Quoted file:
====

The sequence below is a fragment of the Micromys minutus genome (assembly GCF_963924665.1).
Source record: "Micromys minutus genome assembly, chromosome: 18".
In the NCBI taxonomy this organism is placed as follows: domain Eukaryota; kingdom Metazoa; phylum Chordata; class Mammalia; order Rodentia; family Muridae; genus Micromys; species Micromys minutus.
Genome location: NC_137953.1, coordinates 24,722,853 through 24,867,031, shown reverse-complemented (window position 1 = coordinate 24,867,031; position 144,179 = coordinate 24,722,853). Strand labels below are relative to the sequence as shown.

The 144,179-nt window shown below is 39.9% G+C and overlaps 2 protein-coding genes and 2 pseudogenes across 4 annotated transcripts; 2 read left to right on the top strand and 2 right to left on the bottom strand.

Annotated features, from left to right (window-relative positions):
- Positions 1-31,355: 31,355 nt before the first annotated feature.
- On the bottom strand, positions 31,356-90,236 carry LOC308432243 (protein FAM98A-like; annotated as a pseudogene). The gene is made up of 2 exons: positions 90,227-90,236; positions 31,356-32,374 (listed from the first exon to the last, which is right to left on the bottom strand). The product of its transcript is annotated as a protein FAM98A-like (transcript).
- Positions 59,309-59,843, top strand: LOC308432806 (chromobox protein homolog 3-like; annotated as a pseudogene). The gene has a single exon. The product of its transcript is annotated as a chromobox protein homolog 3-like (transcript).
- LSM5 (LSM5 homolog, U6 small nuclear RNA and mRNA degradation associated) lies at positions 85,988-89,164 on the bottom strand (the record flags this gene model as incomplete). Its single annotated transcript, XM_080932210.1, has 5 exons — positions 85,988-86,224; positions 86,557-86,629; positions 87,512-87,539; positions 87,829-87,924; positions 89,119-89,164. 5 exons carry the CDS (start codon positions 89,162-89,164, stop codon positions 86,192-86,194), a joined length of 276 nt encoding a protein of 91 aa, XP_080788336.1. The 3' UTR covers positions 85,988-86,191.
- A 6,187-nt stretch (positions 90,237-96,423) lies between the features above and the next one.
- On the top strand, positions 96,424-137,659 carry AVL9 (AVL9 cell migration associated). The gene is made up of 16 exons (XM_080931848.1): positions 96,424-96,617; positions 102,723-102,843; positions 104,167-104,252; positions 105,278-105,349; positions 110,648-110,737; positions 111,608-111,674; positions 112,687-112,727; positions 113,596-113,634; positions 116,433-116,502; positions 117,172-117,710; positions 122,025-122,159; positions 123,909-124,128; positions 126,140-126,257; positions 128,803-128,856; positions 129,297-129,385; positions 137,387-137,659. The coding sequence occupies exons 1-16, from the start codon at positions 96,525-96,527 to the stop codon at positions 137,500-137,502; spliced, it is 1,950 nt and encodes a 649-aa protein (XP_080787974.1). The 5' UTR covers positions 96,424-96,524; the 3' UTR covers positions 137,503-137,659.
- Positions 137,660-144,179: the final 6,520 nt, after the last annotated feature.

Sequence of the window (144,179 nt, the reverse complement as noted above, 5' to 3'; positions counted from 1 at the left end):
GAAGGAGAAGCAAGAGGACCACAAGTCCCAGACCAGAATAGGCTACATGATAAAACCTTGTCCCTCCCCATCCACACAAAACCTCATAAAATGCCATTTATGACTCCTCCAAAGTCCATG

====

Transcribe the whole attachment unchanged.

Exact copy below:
The sequence below is a fragment of the Micromys minutus genome (assembly GCF_963924665.1).
Source record: "Micromys minutus genome assembly, chromosome: 18".
In the NCBI taxonomy this organism is placed as follows: domain Eukaryota; kingdom Metazoa; phylum Chordata; class Mammalia; order Rodentia; family Muridae; genus Micromys; species Micromys minutus.
Genome location: NC_137953.1, coordinates 24,722,853 through 24,867,031, shown reverse-complemented (window position 1 = coordinate 24,867,031; position 144,179 = coordinate 24,722,853). Strand labels below are relative to the sequence as shown.

The 144,179-nt window shown below is 39.9% G+C and overlaps 2 protein-coding genes and 2 pseudogenes across 4 annotated transcripts; 2 read left to right on the top strand and 2 right to left on the bottom strand.

Annotated features, from left to right (window-relative positions):
- Positions 1-31,355: 31,355 nt before the first annotated feature.
- On the bottom strand, positions 31,356-90,236 carry LOC308432243 (protein FAM98A-like; annotated as a pseudogene). The gene is made up of 2 exons: positions 90,227-90,236; positions 31,356-32,374 (listed from the first exon to the last, which is right to left on the bottom strand). The product of its transcript is annotated as a protein FAM98A-like (transcript).
- Positions 59,309-59,843, top strand: LOC308432806 (chromobox protein homolog 3-like; annotated as a pseudogene). The gene has a single exon. The product of its transcript is annotated as a chromobox protein homolog 3-like (transcript).
- LSM5 (LSM5 homolog, U6 small nuclear RNA and mRNA degradation associated) lies at positions 85,988-89,164 on the bottom strand (the record flags this gene model as incomplete). Its single annotated transcript, XM_080932210.1, has 5 exons — positions 85,988-86,224; positions 86,557-86,629; positions 87,512-87,539; positions 87,829-87,924; positions 89,119-89,164. 5 exons carry the CDS (start codon positions 89,162-89,164, stop codon positions 86,192-86,194), a joined length of 276 nt encoding a protein of 91 aa, XP_080788336.1. The 3' UTR covers positions 85,988-86,191.
- A 6,187-nt stretch (positions 90,237-96,423) lies between the features above and the next one.
- On the top strand, positions 96,424-137,659 carry AVL9 (AVL9 cell migration associated). The gene is made up of 16 exons (XM_080931848.1): positions 96,424-96,617; positions 102,723-102,843; positions 104,167-104,252; positions 105,278-105,349; positions 110,648-110,737; positions 111,608-111,674; positions 112,687-112,727; positions 113,596-113,634; positions 116,433-116,502; positions 117,172-117,710; positions 122,025-122,159; positions 123,909-124,128; positions 126,140-126,257; positions 128,803-128,856; positions 129,297-129,385; positions 137,387-137,659. The coding sequence occupies exons 1-16, from the start codon at positions 96,525-96,527 to the stop codon at positions 137,500-137,502; spliced, it is 1,950 nt and encodes a 649-aa protein (XP_080787974.1). The 5' UTR covers positions 96,424-96,524; the 3' UTR covers positions 137,503-137,659.
- Positions 137,660-144,179: the final 6,520 nt, after the last annotated feature.

Sequence of the window (144,179 nt, the reverse complement as noted above, 5' to 3'; positions counted from 1 at the left end):
GAAGGAGAAGCAAGAGGACCACAAGTCCCAGACCAGAATAGGCTACATGATAAAACCTTGTCCCTCCCCATCCACACAAAACCTCATAAAATGCCATTTATGACTCCTCCAAAGTCCATG